Complex
Analysis. FreeTutorial
14.1
nth root of complex numbers
14.1.1
Roots of unity
14.1 nth
root of complex numbers
To find the nth
root of a complex number w
0 we have to solve
the equation
z^{n}
= w.
(1.26)
Let w
= r(cos+i
sin),
z
= (cos+i
sin).
Then (1.26) takes the form
^{n}(cos
n+i
sin
n)
= r(cos+i
sin).
(1.27)
The equation (1.27) is fulfilled if
^{n}
= r
and n=
and we obtain the root
z
= ,
(1.28)
where
is the positive
nth root of
the positive number r.
(1.28) is not the only solution of (1.27).
It is also fullfield for all angles, satisfied
,
where k
is any integer.
However, only the values k
= 0, 1,
༦ont size="+1">n
 1 give different
values of z.
The complete solution of the (1.27) is
given by
z
= ,
k
= 0, 1,
༦ont size="+1">n
 1.
(1.29)
Every non zero complex number has exactly
n
distinct n
th roots.
It means that every number
has two square roots,
three cube roots, four
fourth roots, ninety
ninetieth roots, and so on.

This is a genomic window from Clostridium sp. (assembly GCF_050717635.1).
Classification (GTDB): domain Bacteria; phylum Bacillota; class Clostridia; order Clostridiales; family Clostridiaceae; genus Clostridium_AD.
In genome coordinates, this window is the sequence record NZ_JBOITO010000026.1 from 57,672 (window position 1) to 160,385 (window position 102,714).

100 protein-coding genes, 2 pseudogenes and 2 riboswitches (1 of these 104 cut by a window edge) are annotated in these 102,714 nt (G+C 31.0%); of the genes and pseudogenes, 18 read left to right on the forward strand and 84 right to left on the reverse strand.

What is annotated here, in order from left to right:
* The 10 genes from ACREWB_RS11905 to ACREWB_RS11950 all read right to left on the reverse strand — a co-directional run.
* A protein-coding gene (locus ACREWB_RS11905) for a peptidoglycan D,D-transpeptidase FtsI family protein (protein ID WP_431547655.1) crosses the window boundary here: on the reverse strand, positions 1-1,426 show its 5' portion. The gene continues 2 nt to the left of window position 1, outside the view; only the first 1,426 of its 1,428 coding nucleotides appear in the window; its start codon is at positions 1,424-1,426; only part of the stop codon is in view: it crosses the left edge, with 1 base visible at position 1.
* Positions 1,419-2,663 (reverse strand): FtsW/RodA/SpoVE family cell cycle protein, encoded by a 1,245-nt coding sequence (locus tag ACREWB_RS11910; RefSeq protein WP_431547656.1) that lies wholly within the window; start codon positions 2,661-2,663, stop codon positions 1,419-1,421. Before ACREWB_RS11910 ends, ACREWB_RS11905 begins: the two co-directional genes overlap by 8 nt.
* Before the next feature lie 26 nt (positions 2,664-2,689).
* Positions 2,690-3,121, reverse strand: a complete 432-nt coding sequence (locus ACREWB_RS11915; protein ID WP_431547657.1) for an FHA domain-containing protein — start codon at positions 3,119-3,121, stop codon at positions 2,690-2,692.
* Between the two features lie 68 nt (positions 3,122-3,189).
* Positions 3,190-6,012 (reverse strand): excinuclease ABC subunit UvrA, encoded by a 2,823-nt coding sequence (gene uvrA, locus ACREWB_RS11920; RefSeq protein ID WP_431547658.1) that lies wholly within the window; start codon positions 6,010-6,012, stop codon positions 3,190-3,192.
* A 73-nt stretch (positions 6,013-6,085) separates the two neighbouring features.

They have the same modulus and their arguments
differ by
, k
= 0, 1,
༦ont size="+1">n
 1.
Geometrically, the n
th roots are the vertices of a regular
polygon with n
sides.
To find n
th roots it is a fourstep process.
1. Plot your number r(cos+i
sin),
that you want to take the root of.
2. Plot a circle of radius .
It is the length of all roots.
3. The first root has direction /n.
4. The other n
roots are equally spaced on the circle
of radius .
Top
14.1.1
Roots of unity
The roots of equation
z^{n}
= 1
(1.30)
are called nth
roots of unity.
The solution of the (1.30) is given by
z
= cos()
+ i
sin(),
k
= 0, 1,
༦ont size="+1">n
 1.
(1.31)
We remember that every non
zero complex number has exactly n
distinct n
th roots. It means that unity has two
square roots, three cube
roots, four fourth roots,
and so on.
They have the same modulus ^{}
= 1
and their arguments differ by
, k
= 0, 1,
༦ont size="+1">n
 1.
The nth
roots of unity are located on the unit
circle of the complex plane. They form
the vertices of a nsided regular polygon
with one vertex on 1.
Figure 1.29 shows all distinct roots of
unity z^{n}
= 1
for n
= 1, 2, ..., 14.
Figure
1.29. Roots of unity
There is one first root
of unity, equal to 1.
The square roots of unity (n
= 2) are 1
and 1.
The third (cubic) roots of unity are 1,
.
The fourth roots of unity are 1,
i,
1, i.
by
Tetyana Butler